My critique group says my MG fiction is preachy. Now what?
First let me say that I love my critique group. I’m not writing about y’all. We’re solid.
Getting productive feedback on your work is a lifeline. It’s critical to have fresh eyes to review your words and point out where things are working, where they can be improved, and what should be thrown out.
Now, unless you’re a pastor, you probably don’t want people to react with “that chapter/section/story is a bit preachy.”
If your first response to this kind of criticism is like mine (i.e., hackles raised and shields up), may I share with you something I’ve learned that might ease the sting?
Many people feel a calling to write for kids because they want to share their love of Christ. As one of my sisters would say, “ain’t no shame in that.” It’s only natural for that love and enthusiasm with sharing the message seep into our writing (okay, maybe for some of us it’s less of a seep and more of a flood).
At the Blue Ridge Christian Writers Conference Children’s workshop, one of the faculty reminded us that our primary target audience is between eight and twelve years old. Our audience is soaked in a learning environment six to eight hours a day, five days a week.
This means they can smell a lesson from 500 yards away. If you come at them with teaching wrapped in a cute main character, they will put your book down.
Like us, kids read fiction to be entertained, escape their troubles, and explore the world. Who can blame them?
Do you have a lesson or a story?
Ask yourself – and honestly answer – if you are trying to impart a lesson or tell a story. Knowing your objective is half the battle. If your heart is telling you to teach children about Christ’s love, as important as that is – it’s not a story. If your heart has named a character who has a unique adventure, you have a story.
If you have a story, go back through your manuscript and find ways to let the story shine. Bring it to life with realistic characters, imperfect allies, obstacles to overcome and plenty of excitement. Doubt that it will be “Christian” enough? Don’t. Because you’re you and you love Christ, your world view will show up in the telling of it, I promise. And you never know how God is going to use your words.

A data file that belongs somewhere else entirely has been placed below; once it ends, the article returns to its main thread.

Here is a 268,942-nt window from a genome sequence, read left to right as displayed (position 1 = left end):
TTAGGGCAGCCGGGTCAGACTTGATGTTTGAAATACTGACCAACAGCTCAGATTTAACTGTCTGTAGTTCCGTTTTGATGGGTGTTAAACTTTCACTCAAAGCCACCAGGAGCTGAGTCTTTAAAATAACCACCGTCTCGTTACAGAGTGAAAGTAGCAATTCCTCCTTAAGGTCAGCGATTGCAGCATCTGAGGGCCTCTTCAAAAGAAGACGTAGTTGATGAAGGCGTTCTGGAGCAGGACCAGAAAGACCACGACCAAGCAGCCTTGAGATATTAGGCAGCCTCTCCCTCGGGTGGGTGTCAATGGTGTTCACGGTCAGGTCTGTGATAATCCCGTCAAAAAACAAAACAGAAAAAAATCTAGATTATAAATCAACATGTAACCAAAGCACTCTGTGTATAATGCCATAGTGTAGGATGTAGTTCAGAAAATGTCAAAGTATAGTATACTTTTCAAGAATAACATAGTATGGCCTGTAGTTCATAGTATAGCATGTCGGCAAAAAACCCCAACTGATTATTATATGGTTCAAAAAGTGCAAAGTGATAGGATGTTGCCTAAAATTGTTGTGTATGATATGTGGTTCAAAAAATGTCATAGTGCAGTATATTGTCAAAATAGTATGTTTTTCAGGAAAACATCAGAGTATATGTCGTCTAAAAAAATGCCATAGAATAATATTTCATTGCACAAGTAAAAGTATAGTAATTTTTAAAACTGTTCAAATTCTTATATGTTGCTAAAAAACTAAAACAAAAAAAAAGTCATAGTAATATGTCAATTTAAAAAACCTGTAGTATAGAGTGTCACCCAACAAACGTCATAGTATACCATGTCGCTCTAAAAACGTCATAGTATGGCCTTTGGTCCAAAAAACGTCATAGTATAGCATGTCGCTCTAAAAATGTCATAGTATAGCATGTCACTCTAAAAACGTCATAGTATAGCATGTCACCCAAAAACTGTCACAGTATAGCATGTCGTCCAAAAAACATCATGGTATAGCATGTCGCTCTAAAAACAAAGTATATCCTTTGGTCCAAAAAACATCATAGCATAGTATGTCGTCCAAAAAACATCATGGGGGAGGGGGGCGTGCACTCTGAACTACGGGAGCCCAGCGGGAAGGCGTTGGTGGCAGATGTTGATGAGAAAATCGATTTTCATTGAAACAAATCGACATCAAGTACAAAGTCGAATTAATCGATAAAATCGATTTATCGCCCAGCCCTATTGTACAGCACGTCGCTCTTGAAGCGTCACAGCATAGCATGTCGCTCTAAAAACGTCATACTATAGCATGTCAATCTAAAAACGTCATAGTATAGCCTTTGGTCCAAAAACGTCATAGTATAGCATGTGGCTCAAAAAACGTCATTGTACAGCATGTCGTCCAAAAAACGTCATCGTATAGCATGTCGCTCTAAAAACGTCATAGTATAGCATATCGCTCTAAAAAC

Maybe you feel like you have less of a story and more of a lesson. That’s a great thing to know. If this is the case, writing a nonfiction book may bring you more success. In nonfiction, you still have freedom to use more direct language, cite more Scripture, conduct interviews and collect data that will bring your lesson home in a very real and accessible way for kids. Instead of trying to force a tale around a message, just bring the message.
Most importantly, when you receive feedback that shakes your gut a little bit, know that you’re not alone. We’ve all been there (multiple times, probably) and lived to tell the tale. Use it for good and know your Father sees you and is working for your benefit.
Oh- and if this post comes off a little preachy, know that I hear you and I’m working on it.
Kell McKinney earned a B.A. in journalism from the University of Oklahoma and an M.S. in documentary studies from the University of North Texas. She’s a part-time copywriter, double-time mom and wife, and spends every free minute writing and/or hunting for her car keys. Connect with her on Twitter @Kell_McK or kellmckinney.com.